>> the u.n. syria envoy say talks to end the war will begin on friday after delays over who should be on the guest list. >> you're watching al jazeera live in london. i'm david foster. the president of tehran arrives in europe,. more refugees come ashore in greece, e.u. ministers consider extended border controls. it is spread by mosquitoes and linked to brain damage in
babies. now there is a clear warning that the zika virus could spread throughout the americas. well, they should already be under way the united nations-backed talk aimed at ending the five-year war in syria stopped before they even began. there were disagreements as to who would take part. now they'll bin guinn on friday and could last months. our diplomatic editor james bays live for us in geneva. he says they will start on friday, but it is him hoping that it will happen. >> absolutely, david. he said at one point that they'll definitely start on friday. he was then picked up on that, and the question is will he start. we can't say definitely in my job. why can't he say definitely? because i can tell you some of
the opposition are deeply unhappy about what happened. after the current process getting the peace talks together, the original meetings were held in vienna, the idea was to get the regional players together and one country was given the task with coming up with the opposition delegation. that was saudi arabia. since then moscow has said it's not happy with the list of th saudi arabia has come up with, and when they spoke to us, they gave us some other details about how he plans to conduct these talks, which are supposed to start on friday. >> our line is no pre-continues. start the talks and why the talks start. the rest is open. it will be uphill. they are not in agreement yet, but we are all feeling what has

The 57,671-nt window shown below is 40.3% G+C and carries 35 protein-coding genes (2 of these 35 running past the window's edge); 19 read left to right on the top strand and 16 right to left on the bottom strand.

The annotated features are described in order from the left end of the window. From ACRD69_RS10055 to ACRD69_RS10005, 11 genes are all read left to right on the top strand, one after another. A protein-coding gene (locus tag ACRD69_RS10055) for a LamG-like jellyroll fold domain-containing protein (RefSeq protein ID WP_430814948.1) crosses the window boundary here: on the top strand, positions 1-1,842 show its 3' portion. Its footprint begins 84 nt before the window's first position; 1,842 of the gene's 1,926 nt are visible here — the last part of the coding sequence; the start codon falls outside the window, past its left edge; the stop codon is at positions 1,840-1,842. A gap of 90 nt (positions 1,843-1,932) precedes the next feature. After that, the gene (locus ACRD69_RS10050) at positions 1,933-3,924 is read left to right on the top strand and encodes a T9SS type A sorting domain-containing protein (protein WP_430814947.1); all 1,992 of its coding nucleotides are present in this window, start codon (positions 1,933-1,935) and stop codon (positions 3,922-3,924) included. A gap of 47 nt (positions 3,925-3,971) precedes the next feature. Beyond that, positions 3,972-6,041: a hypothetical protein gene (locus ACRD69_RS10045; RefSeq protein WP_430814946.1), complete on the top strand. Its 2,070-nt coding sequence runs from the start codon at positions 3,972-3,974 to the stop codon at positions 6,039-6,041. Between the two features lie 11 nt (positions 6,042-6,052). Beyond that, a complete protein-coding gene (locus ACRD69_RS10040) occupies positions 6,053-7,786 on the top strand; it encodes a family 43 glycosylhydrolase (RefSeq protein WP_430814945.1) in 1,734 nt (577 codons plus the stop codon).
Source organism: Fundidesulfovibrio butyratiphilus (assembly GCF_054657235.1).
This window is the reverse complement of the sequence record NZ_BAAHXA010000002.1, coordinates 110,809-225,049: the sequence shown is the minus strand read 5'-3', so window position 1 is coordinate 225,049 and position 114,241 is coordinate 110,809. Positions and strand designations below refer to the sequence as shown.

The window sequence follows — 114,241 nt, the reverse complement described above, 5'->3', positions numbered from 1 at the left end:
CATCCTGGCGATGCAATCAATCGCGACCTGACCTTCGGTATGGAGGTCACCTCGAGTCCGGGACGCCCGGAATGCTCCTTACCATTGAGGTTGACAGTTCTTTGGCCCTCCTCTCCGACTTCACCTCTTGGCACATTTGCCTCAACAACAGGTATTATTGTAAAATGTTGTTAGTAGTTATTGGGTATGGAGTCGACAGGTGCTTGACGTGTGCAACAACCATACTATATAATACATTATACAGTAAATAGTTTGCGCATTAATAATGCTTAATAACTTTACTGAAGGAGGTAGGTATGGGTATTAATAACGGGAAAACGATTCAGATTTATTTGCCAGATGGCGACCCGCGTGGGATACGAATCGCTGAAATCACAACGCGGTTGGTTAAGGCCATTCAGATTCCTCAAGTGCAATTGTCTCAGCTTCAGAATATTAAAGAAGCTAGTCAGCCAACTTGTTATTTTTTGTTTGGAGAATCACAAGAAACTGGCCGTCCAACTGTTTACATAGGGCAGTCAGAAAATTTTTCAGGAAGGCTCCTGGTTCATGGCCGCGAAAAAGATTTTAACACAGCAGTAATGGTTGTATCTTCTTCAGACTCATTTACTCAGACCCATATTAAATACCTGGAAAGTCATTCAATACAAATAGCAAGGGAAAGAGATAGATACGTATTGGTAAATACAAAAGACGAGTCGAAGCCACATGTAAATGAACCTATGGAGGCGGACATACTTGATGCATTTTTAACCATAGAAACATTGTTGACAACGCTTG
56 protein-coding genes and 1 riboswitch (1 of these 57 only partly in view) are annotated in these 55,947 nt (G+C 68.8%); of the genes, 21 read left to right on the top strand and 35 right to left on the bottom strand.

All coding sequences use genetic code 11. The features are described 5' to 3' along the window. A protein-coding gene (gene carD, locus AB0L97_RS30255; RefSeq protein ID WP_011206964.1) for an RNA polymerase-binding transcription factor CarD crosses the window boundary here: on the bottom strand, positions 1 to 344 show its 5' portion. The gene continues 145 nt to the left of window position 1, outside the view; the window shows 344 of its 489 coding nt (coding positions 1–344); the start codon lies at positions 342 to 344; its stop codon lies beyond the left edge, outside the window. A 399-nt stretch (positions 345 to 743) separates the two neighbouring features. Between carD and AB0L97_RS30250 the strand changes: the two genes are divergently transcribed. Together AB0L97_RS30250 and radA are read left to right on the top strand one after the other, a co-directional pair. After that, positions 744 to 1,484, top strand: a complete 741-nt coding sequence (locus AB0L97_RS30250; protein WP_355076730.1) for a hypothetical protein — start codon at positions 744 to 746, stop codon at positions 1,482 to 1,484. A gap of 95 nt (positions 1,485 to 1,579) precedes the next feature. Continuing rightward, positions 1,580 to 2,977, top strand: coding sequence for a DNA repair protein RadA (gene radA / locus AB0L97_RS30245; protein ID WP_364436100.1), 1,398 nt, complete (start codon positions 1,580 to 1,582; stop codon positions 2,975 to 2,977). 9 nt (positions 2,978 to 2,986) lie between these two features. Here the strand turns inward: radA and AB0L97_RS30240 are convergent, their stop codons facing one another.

happened in the past and the region and the main stakeholder feels the time has come to produce an outcome. >> you've mention who had is object to go certain participants, but who are the participants who have caused this stumbling block? >> well, that depends on who you are and what you want to complain about. but certainly the russians are not happy with the list from riyadh because they're objecting to some of the main fighting groups who they say are jihadists. they say that the lists that came from riyadh was mainly fighting groups, and really didn't represent the broader spectrum of the syrian opposition. certainly secular figures, they say, others on the other side would say some of those that russia want are pretty close, some of them to the government. they're not really opposition at all.
and then the other very difficult area concerns the kurds because another of the important regional players here important in terms of its influence on the opposition is turkey. turkey does not want the coalition group, the puid, which has been fighting a lot in northern syria, fighting a lot against isil and even working in conjunction with the u.s. military, they do not want them represented at the talks. they say that's a red line. they were asked silkily about their presence, and he wouldn't answer the question. we're going to have to watch very closely what happens in the next 24 hours because he says on tuesday he's going to be sending out those invitations, and highways not made it clear how many invitations he's sending to the opposition and who he's inviting. we'll have to watch that extremely closely. >> james, thank you. >> iran's president hassan